One of my closest friends, and the first person I told about going to CAPS, attached a quote to a cup of my favorite drink from Starbucks. It’s a little cheesy, but beautiful in its simplicity as an oft-unstated truth:

“Everything will be okay in the end. If it’s not okay, it’s not the end.”

Documentary Review: She’s Beautiful When She’s Angry

Perhaps it is because I am currently taking a class on documentary filmmaking, but I have never been so interested in watching documentaries as I am this semester. To continue the trend I started last month with my review of 13TH, I would like to recommend a second, equally important documentary. She’s Beautiful When She’s Angry tells the story of the beginnings of second-wave feminism, a history I would know little about if I were not a Women and Gender Studies minor. The history of the feminist movement in the United States is often overlooked, without any explanation, in high school history classes. Speaking for myself, I would have loved to learn about important political figures involved in the movement, including Kate Millet, Muriel Fox Linda Burnham, Congresswoman Eleanor Holmes Norton, and a number of other strong women that are featured in the film. All of these women were important activists throughout the period, and are still fighting for women’s human rights and equality.

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The movie covers the wide range of activism throughout that time period, beginning with the formation of NOW (National Organization of Women), to the more radical and outrageous actions of groups such as W.I.T.C.H. (Women’s International Conspiracy from Hell!). Even with my own strong background knowledge about the movement, I could not help but learn from the histories the women shared. Hearing personal stories about rallies, protests, and organized groups from all across the spectrum of the fight for women’s liberation was enlightening. My favorite aspect of the film is the ways in which they use the older, archival footage along with the new interviews, showing how the women have changed and developed over time. It puts an active face to all of the women we see in photographs of the protests surrounding the era.

Another aspect of the film I really enjoyed is its acknowledgment of the issues that arose as the movement grew. The attempts to create an intersectional movement encompassing women of all races, socio-economic backgrounds, and sexual orientations often failed, and She’s Beautiful When She’s Angry doesn’t try to hide it. The women are aware of the difficulties that they faced and sometimes created themselves, when expanding their movement. Only by acknowledging the past errors with intersectional feminism can we remedy them as we progress with today’s feminist movement.

Overall, I was inspired by the film. In the current political climate, it important to continue the fight for reproductive rights and true equality and against the normalization of sexual violence. However, we cannot move forward with progress unless we take a step back and recognize the incredible efforts of the women who came before, paving the way with activism that, though sometimes was extremely radical, helped us to achieve the position we are in today. I recommend She’s Beautiful When She’s Angry to anyone that ever wished they could learn more about the history of the women’s movement, or even just the current state of women in society today. The movie made me laugh and made me cry at other parts, and it is a really great way to begin to explore the rich history of feminism.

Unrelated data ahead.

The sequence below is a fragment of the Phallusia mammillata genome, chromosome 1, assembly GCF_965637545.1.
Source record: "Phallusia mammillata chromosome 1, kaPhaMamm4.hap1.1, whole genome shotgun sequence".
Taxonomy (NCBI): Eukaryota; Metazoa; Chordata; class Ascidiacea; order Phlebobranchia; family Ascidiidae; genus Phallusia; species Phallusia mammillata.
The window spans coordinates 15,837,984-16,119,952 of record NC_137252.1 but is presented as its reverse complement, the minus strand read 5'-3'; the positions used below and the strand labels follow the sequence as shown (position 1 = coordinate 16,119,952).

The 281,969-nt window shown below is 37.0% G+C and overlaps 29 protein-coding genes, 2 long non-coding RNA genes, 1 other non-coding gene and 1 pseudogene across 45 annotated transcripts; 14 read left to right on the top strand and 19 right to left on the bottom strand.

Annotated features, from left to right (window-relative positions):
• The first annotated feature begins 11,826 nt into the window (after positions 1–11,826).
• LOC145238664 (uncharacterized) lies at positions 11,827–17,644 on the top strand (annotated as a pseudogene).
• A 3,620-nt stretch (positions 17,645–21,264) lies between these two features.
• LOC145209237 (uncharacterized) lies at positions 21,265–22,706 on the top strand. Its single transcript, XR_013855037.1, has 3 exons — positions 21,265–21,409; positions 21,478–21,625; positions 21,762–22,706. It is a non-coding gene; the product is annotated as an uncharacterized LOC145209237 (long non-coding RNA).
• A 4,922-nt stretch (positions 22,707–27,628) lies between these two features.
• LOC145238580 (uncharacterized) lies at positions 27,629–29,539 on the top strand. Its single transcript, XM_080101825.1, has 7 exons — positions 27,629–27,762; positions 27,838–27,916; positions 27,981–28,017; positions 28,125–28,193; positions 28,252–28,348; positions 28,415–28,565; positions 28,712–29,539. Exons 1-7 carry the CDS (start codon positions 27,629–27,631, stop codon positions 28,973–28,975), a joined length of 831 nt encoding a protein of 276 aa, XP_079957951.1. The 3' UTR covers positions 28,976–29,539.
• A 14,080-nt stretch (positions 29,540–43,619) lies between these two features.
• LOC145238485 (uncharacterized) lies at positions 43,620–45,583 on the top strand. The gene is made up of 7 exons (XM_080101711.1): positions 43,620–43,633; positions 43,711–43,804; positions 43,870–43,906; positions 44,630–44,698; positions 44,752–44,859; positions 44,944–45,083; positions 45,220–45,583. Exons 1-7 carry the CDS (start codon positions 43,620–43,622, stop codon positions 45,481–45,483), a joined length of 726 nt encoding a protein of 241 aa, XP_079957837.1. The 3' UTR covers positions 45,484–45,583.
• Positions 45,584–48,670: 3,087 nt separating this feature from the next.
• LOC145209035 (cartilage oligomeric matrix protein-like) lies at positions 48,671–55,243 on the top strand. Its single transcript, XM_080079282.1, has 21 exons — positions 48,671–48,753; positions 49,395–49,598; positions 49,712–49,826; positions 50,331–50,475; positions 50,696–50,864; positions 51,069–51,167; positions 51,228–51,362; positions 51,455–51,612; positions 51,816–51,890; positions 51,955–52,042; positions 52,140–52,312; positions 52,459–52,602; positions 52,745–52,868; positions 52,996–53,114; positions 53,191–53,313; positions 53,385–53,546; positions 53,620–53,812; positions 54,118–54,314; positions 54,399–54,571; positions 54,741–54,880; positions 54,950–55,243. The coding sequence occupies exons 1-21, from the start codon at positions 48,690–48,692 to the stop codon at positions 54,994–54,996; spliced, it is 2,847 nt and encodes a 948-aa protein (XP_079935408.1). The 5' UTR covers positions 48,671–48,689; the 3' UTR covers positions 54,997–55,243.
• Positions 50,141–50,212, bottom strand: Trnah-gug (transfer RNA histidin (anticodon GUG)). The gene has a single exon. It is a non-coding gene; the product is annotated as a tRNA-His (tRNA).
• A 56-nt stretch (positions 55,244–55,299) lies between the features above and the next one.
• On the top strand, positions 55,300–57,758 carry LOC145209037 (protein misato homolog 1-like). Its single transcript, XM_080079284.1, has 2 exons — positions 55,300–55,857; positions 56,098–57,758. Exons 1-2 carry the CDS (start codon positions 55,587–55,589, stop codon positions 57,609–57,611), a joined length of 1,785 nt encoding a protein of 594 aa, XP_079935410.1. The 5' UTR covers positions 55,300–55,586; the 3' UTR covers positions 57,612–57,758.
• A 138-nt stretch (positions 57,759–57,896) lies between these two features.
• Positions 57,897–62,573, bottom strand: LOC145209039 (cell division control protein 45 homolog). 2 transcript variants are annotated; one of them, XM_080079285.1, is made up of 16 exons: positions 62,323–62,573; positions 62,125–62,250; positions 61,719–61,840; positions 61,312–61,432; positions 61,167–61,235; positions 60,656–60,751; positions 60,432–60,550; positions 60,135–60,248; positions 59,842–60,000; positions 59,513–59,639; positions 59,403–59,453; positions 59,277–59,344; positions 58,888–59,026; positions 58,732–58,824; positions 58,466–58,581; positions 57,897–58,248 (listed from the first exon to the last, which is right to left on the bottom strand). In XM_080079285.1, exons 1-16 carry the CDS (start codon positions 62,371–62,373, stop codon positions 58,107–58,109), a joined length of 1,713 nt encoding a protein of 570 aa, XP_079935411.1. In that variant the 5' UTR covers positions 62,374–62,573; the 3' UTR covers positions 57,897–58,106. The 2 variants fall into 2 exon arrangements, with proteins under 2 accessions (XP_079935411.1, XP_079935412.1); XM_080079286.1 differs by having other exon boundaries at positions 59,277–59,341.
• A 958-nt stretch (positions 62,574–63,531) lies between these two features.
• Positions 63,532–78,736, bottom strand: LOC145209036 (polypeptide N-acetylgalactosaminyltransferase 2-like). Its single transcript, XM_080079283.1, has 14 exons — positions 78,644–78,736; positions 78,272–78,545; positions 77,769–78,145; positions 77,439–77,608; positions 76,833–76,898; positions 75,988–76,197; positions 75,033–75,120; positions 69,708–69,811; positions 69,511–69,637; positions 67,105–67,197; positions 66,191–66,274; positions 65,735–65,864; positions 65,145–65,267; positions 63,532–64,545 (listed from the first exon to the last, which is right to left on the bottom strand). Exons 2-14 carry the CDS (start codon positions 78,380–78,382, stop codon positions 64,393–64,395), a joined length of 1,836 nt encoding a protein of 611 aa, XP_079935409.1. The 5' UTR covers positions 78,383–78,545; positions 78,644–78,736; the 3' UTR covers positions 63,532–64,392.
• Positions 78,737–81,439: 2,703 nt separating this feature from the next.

Six Classes I Think Everyone Should Take

After having been in school for a while, I can tell you this: there are certain classes I’ve taken that have changed my understanding of a wide variety of things.

I think this is why the core curriculum honestly exists. It fills in the gaps of your knowledge about specific things and helps you link together seemingly disparate phenomena or ideas. That is the basis of creativity, of groundbreaking research, inventions, etc.!

I never, ever understood why people would say things in school like, “Why are we learning this? It’s not going to help us in the future.” (Sometimes, though, I can honestly understand their point of views).

But, buddy.

That depends on what you want to get out of your future.

Some people are after the money, and that’s fine if that’s your thing. But I know what I’m after. And I know that a lot of you in the SAS Honors Program are after the same sort of thing: to be either a master or well-regarded in your field.

So to open up your mind, I suggest a few classes that I’ve taken here at Rutgers that honestly changed my outlook on things. Sometimes, you end up finding a career in a class you thought was completely unrelated. Sometimes, it makes you a healthier person. Sometimes, it’s just plain fun.

1. Physics

Oh, I can already hear the groans! I had to take this back when I was still a pre-med student, but I really don’t regret it. I made a lot of great friends in this class, but besides that, I learned about the concepts that govern our universe and learned about some concepts that don’t apply in the reality we exist in. Does it not make sense to understand the basics of the world we live in? I honestly think it does. You might think you’ll never need physics, but physics can be applied to everything from chemistry to fashion (density of a fabric may be responsible for how a fabric hangs on someone’s frame, etc). Learn about how the world you operate in works.